Spaghetti Dinner Benefits Walk For The Cure


In 1999, Cheryl Wedlake Saylor was in the best of health. The 38-year-old woman ate right and exercised.

Then came the shock: The lump in her breast she found when doing doctor-recommended monthly self-exams.


Helen Martin and her daughter, Cheryl Wedlake Saylor, are getting ready to participate in the three-day, 60-mile Susan G. Komen Walk for the Cure.

Doctors tested the lump. It was malignant.

Saylor made the hard decision to give up her breast.

"My daughter is now eight-and-a-half years cancer-free, and I can't think of a better reason for walking in the Susan G. Komen Breast Cancer Walk," said Saylor's mother, Helen Martin.

The three-day, 60-mile Susan G. Komen Walk for the Cure and the National Philanthropic Trust Breast Cancer Fund Walk that place in Phoenix each year. This year's start date is Nov. 2.

Each day, participants will walk 20 miles, then gather in parks for the night. Walk organizers provide meals, tents to sleep in, guest speakers and entertainment.

At last fall's Komen Walk, Martin stood along the sidelines handing out water and Popsicles, near a "We're here for Cheryl" sign.

"I saw people in good condition and bad walking, because they were a survivor or knew a survivor," Martin said. "There were men walking too, lots of them dressed in pink. There were hugs, high-fives and tears."

Martin wanted to do more.

When a friend's grandson brought a pearl necklace back from Afghanistan, Martin was inspired with an idea -- her way to help.

She and her husband bought $5,000 worth of "A Wish Waiting to Come True" boxes. Each box held a necklace, pendant and an oyster. Each oyster holds a pearl.

She sold them at a booth outside Wal-Mart early in May to raise the $2,200 her daughter would need to walk in the event.

Martin's fellow employees at Wal-Mart donated baked goods.

Most people who stopped by the booth knew someone affected by cancer.

"The participation of my fellow employees and people in town was fabulous. I could not have done it without them," Martin said.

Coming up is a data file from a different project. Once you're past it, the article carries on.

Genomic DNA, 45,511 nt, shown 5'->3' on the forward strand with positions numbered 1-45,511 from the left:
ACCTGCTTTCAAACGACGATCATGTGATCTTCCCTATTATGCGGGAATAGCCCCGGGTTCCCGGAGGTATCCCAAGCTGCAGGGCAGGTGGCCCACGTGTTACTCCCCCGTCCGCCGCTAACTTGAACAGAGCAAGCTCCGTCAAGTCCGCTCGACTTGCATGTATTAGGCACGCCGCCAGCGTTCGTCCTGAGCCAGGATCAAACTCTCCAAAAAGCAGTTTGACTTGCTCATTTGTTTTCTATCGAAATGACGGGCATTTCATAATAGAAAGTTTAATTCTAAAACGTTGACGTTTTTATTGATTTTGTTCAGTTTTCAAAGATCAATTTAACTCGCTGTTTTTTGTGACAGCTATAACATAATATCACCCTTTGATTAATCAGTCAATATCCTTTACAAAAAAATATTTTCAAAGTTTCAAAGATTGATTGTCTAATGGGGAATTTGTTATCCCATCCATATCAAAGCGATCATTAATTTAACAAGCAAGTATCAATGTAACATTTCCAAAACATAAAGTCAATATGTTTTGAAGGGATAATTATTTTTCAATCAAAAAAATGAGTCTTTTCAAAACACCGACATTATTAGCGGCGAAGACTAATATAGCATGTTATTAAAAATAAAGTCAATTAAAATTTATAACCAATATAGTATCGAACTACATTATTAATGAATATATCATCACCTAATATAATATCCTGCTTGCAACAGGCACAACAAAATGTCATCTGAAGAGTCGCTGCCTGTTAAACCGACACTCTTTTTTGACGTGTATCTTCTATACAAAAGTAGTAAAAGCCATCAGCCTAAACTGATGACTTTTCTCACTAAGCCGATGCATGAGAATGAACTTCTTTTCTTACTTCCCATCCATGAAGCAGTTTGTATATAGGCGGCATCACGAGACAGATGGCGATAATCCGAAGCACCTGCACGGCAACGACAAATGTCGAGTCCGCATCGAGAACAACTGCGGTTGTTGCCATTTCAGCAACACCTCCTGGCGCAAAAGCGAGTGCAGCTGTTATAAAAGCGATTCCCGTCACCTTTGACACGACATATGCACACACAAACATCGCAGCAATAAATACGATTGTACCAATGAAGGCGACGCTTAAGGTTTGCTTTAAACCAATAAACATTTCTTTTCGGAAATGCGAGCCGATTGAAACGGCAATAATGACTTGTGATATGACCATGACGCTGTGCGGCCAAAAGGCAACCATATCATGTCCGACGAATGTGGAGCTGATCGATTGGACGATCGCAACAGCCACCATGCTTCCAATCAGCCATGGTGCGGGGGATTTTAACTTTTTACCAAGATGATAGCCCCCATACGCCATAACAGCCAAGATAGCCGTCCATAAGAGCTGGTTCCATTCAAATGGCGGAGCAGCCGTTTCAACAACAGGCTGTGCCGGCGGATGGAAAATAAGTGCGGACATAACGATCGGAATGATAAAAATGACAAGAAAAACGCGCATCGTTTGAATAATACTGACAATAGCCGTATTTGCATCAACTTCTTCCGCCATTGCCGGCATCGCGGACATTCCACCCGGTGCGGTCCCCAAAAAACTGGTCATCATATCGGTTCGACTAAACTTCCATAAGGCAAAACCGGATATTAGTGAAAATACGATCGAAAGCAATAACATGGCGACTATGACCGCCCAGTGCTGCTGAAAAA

By the end of the day, Martin told her husband she was not going to stand on the sidelines. She would walk with her daughter.

So far, Martin has raised $10,711 with the pearls, earning her second place in the state.

Lisa Cremer and Shari Taillon are on Martin's team, "The Walkin' Robbins." Because Martin donated the cost of the necklaces, $25 per box is entirely tax-deductible.

The next place locals will be able to find the necklaces is at the Moose Lodge on Saturday. A few will be raffled. Others will be for sale.

Greater Payson Moose Lodge member and Wal-Mart co-worker, Bill Newell, is hosting a benefit spaghetti dinner at the Moose Lodge in Star Valley from 1 to 7 p.m., June 30.

Tickets may be purchased at the door. They cost $7 for adults, $5 for children under 12.

Raffle items include a new, but old-fashioned porch rocker, summer wreaths and floral arrangements and a children table and chairs.

All proceeds from the dinner will be donated to the Susan G. Komen Walk for the Cure.

Meanwhile, Martin and her team will continue to train six days a week until November.

Although Martin has walked 10 and 15 miles in a day, she said she is a long way from being ready for three days of straight walking.

But, she remains undaunted by the physical and mental challenges of the walk.

"I have an opportunity to honor those who have survived and those who have lost their lives to cancer and ultimately have an impact on awareness and funding for breast cancer research and community outreach programs," she said.

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